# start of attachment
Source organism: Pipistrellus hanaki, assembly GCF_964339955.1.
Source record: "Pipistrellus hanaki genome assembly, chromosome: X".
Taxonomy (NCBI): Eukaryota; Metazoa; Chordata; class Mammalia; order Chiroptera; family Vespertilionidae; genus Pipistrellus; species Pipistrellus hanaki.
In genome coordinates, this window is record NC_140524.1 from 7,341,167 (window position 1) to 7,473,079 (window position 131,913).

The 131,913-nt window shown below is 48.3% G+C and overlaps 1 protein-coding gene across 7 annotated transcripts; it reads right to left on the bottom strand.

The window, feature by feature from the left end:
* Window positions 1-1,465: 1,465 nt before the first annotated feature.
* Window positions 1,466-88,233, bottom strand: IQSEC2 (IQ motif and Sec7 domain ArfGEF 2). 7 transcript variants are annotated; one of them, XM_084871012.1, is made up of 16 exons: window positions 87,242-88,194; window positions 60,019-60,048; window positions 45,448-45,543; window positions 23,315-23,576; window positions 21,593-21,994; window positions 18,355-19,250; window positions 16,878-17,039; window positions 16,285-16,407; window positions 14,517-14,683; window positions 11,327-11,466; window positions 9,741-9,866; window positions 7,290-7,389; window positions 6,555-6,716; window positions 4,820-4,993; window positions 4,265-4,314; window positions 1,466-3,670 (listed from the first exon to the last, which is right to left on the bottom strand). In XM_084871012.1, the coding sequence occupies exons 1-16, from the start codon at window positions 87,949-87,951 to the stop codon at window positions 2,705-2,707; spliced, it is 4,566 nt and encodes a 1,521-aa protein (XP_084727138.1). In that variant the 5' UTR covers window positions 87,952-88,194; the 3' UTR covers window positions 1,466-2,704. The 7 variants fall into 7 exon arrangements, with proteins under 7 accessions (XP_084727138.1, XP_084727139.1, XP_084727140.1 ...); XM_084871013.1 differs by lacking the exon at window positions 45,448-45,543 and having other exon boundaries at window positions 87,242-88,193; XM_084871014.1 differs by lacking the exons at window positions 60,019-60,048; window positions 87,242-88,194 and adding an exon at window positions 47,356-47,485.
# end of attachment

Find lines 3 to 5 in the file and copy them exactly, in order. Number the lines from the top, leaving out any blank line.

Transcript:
Taxonomy (NCBI): Eukaryota; Metazoa; Chordata; class Mammalia; order Chiroptera; family Vespertilionidae; genus Pipistrellus; species Pipistrellus hanaki.
In genome coordinates, this window is record NC_140524.1 from 7,341,167 (window position 1) to 7,473,079 (window position 131,913).

The 131,913-nt window shown below is 48.3% G+C and overlaps 1 protein-coding gene across 7 annotated transcripts; it reads right to left on the bottom strand.